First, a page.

Carolina Hurricanes

From a gut punch to a bloodied lip, 5 takeaways from the Canes’ 4-3 loss to the Caps

The Caps' Jay Beagle (83) celebrates his winning shot in the final seconds during the third period an NHL game played between the Carolina Hurricanes and the Washington Capitals at PNC Arena in Raleigh, N.C. on Jan. 12, 2018. The Canes' Justin Faulk (27), Cam Ward (30) and Jaccob Slavin (74) look on. The Caps beat the Canes 4-3.
The Caps' Jay Beagle (83) celebrates his winning shot in the final seconds during the third period an NHL game played between the Carolina Hurricanes and the Washington Capitals at PNC Arena in Raleigh, N.C. on Jan. 12, 2018. The Canes' Justin Faulk (27), Cam Ward (30) and Jaccob Slavin (74) look on. The Caps beat the Canes 4-3. cseward@newsobserver.com

Here are five takeaways from the Carolina Hurricanes’ 4-3 loss Friday to the Washington Capitals.

▪  Canes coach Bill Peters said all regulation losses feel the same — “No points,” he said — but this one was a gut punch for the Canes.

On a day when there was much for the franchise to celebrate, with new owner Tom Dundon being formally introduced at a press conference, the loss was a downer, pure and simple. Leading the Washington Capitals 3-2 with a little more than three minutes to play in regulation, the Canes allowed two goals, lost 4-3 and walked away from the game with nothing.

The Canes, in wild-card playoff position, could have added to their lead over the Pittsburgh Penguins.

“It’s not a good feeling when you lose and probably a little bit worse feeling when you lose like that,” forward Jeff Skinner said.

▪  With 10 seconds left in regulation and the score tied 3-3, Caps defenseman John Carlson had the puck behind the Washington net with Canes forward Justin Williams in pursuit. Overtime appeared likely.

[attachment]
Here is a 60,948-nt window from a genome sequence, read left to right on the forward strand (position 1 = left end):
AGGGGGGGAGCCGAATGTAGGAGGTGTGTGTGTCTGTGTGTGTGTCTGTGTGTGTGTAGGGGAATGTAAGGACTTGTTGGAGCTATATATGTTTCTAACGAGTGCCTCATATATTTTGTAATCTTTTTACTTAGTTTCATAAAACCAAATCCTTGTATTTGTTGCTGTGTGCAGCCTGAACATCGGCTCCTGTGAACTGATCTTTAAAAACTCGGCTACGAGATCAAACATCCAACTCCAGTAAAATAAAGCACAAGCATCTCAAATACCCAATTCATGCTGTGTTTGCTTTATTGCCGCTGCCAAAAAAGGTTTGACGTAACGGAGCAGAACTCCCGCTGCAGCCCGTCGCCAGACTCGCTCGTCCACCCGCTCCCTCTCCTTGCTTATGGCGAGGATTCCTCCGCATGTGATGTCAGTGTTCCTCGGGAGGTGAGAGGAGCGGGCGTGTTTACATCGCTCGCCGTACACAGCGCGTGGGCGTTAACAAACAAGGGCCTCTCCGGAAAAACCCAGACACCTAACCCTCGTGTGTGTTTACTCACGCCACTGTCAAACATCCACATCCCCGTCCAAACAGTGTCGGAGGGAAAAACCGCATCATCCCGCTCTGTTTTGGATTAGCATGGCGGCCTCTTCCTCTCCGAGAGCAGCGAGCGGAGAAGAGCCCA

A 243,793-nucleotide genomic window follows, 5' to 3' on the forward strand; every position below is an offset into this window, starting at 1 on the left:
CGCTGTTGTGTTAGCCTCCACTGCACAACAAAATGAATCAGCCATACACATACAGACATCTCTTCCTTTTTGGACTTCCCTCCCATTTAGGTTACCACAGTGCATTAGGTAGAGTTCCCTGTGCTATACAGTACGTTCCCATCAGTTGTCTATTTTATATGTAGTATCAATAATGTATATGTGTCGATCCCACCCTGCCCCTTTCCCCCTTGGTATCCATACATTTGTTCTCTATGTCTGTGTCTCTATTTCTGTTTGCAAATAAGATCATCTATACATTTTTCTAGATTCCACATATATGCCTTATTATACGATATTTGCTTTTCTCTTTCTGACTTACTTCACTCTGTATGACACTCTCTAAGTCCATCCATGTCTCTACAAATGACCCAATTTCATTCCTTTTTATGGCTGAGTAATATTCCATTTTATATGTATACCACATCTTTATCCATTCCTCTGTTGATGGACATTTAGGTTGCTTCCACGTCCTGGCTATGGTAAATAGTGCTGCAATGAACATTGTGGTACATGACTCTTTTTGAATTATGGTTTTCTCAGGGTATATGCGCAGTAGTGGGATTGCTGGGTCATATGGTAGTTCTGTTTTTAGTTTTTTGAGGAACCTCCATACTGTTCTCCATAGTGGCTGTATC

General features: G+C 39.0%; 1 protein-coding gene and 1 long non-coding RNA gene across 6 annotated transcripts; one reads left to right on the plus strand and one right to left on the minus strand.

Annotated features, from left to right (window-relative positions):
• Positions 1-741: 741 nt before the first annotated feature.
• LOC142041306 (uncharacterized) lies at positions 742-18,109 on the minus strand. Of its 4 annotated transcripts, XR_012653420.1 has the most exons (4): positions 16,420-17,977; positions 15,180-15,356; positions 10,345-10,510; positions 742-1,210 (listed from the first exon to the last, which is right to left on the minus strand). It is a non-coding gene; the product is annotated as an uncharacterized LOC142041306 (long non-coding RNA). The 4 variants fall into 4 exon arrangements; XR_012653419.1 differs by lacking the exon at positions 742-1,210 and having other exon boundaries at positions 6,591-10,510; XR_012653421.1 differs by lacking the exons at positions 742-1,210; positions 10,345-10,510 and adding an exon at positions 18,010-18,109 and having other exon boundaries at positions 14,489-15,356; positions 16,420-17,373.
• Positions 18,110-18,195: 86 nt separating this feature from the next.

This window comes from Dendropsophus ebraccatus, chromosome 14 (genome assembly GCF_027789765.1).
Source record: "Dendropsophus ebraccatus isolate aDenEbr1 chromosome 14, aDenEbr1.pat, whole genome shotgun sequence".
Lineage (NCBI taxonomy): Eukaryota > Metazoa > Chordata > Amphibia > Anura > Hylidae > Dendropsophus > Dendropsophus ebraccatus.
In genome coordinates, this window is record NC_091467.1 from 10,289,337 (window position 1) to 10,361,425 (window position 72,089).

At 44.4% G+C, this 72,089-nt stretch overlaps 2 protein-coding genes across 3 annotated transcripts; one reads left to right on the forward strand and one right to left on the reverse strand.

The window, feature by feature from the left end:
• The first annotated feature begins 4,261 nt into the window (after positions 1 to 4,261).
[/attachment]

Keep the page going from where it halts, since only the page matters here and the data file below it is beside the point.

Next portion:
But Carlson got the puck up the left wing to Alex Ovechkin, who carried it into the Carolina zone before losing control. Canes forward Brock McGinn had a play on the puck, but Caps center Nicklas Backstrom took it away and passed to Jay Beagle for the winning goal with 1.3 seconds remaining in regulation.

“It’s a mental thing,” Williams said. “It’s situational responsibility and play that we have to do better. Situationally, we need to be smarter, and certainly my play there at the end is one of those reasons. A play in the first period might not be a play you make in the third period. That’s what we’ve got to learn from.”

▪  There are no-calls in the course of every game, plays where the referees are out of position or don’t see a quick stick strike a player.

It was hard to miss Jordan Staal getting high-sticked by the Caps’ Evgeny Kuznetsov late in regulation. Kuznetsov caught Staal in the mouth, leaving the center’s lips bloodied.

“Yep, it was a stick in the face in front of (the ref) and he chose not to call it,” Staal said.

The Canes had twice scored on power plays in the game. Had the double-minor been called and the power play extended to overtime it would have been a four-on-three advantage for Carolina.

“Pretty obvious, right?” Canes coach Bill Peters said.

▪  Staal’s shorthanded goal helped the Canes beat the Caps on Thursday and his power-play goal Friday gave the Canes a 1-0 lead.

The Canes scored again on the power play, Sebastian Aho ripping a shot in the second period, and Jeff Skinner’s third-period score gave the Canes a 3-2 lead.

“We played a great game,” Staal said. “A couple mistakes there at the end, obviously. It hurt but we had a lot of guys step up and play really well. I thought we controlled most of the game.”

But not the final three minutes. That cost the Canes at least one point and maybe two.

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The Canes' Lee Stempniak (21) skates between the Caps' Matt Niskanen (2) and Evgeny Kuznetsov (92) during the second period an NHL game played between the Carolina Hurricanes and the Washington Capitals at PNC Arena in Raleigh, N.C. on Jan. 12, 2018. It was Stempniak's first game of the season; he has been out all year with an injury. The Caps beat the Canes 4-3. Chris Seward cseward@newsobserver.com

▪  There’s little doubt Jeff Skinner plays better with Lee Stempniak in the lineup. It’s almost like a big brother/little brother kind of thing — Skinner has often dropped by the Stempniak house for meals and to play with Stempniak’s kids — and there is good chemistry on the ice.

Stempniak’s first game this season also included Skinner’s 14th goal of the season and it came off a Stempniak pass from the wall.

“It’s nice to see ‘Stemper’ back out there,” Skinner said. “He’s real smart, really skilled and strong on the walls. It’s easy to read off a guy like that because he consistently makes good plays.”

Chip Alexander: 919-829-8945, @ice_chip

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